30 Jan 2014
It is full of frustratingly common “revelations” about online learning. Take for example the description of Professor Dubson’s experiment in taking his face-to-face course online without changing anything about how it is taught.
[Dubson] tried to make the courses identical so he could compare their outcomes, much like an experiment, he said.
Leave aside for a moment the dubious approach of moving a face-to-face course online without changing it. The problem with this “experiment” is that his face-to-face students are tuition-paying, degree-seeking, credit-earning students. They have something to gain (and lose).
His online MOOC participants from the outset have a different level of investment that is unrelated to the fact that it is being taught online. They aren’t pursuing a degree, they aren’t paying tuition, they aren’t earning credit, and there are no consequences for bailing on the course.
And so, unsurprisingly, Dubson found that his on-campus students had far higher completion rates than the adult learners in his MOOC.
While missing or ignoring the aforementioned differences in investment and external motivations, Dubson reaches a broad conclusion:
“My conclusion is that online education works for about two percent of students, namely those who have this extraordinarily strong sense of dedication and self-discipline.”
“For them, online education works. For the vast majority, no.”
Nevermind almost two decades of research showing that online courses can be every bit as effective as face-to-face courses in achieved learning outcomes. Nevermind the questionable approach taken of transferring a face-to-face course online without adapting it to take full advantage of the affordances of digital teaching and networked learning. Nevermind that MOOCs are a questionable online equivalent to crappy large-section lecture courses.2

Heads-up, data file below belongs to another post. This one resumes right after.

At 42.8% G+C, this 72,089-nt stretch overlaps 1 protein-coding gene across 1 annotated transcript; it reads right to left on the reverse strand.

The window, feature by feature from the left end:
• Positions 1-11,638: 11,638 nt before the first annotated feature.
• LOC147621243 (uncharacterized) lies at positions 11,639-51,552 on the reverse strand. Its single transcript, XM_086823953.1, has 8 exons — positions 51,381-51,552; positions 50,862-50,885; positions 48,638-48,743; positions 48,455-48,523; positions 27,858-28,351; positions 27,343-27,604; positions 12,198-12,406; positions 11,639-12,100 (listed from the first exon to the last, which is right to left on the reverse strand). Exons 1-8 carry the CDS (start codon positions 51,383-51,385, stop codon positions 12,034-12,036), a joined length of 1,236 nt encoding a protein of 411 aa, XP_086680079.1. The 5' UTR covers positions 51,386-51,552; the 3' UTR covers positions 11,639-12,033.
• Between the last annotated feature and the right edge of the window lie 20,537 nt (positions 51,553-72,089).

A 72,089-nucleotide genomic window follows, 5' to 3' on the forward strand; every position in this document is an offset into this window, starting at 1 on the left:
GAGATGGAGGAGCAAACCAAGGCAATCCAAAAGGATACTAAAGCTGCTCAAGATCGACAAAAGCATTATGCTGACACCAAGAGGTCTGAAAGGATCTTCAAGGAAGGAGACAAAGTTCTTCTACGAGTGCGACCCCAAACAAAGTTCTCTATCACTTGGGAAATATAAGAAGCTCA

Dubson doesn’t limit his conclusion to MOOCs, but makes a blanket statement about “online education” not working for 98% of students, the “vast majority.”
Imagine adapting a book into a movie by filming the ink on the pages as someone turns them one by one. Who would prefer such a “movie”? Who would make wild conclusions about movies being an inferior art form as a result of this “experiment”?
Or, imagine an experiment where you play songs on acoustic guitar followed by playing the same songs on an electric guitar without using an amplifier and then conclude that acoustic guitars are objectively superior.
Why must online education constantly justify itself against such ignorance?3
In some studies (like those described in this article), online courses have been found to sometimes even be superior to face-to-face courses. In either case, it comes down to the considered application of pedagogy and design, combined with substantive facilitation from the instructor. ↩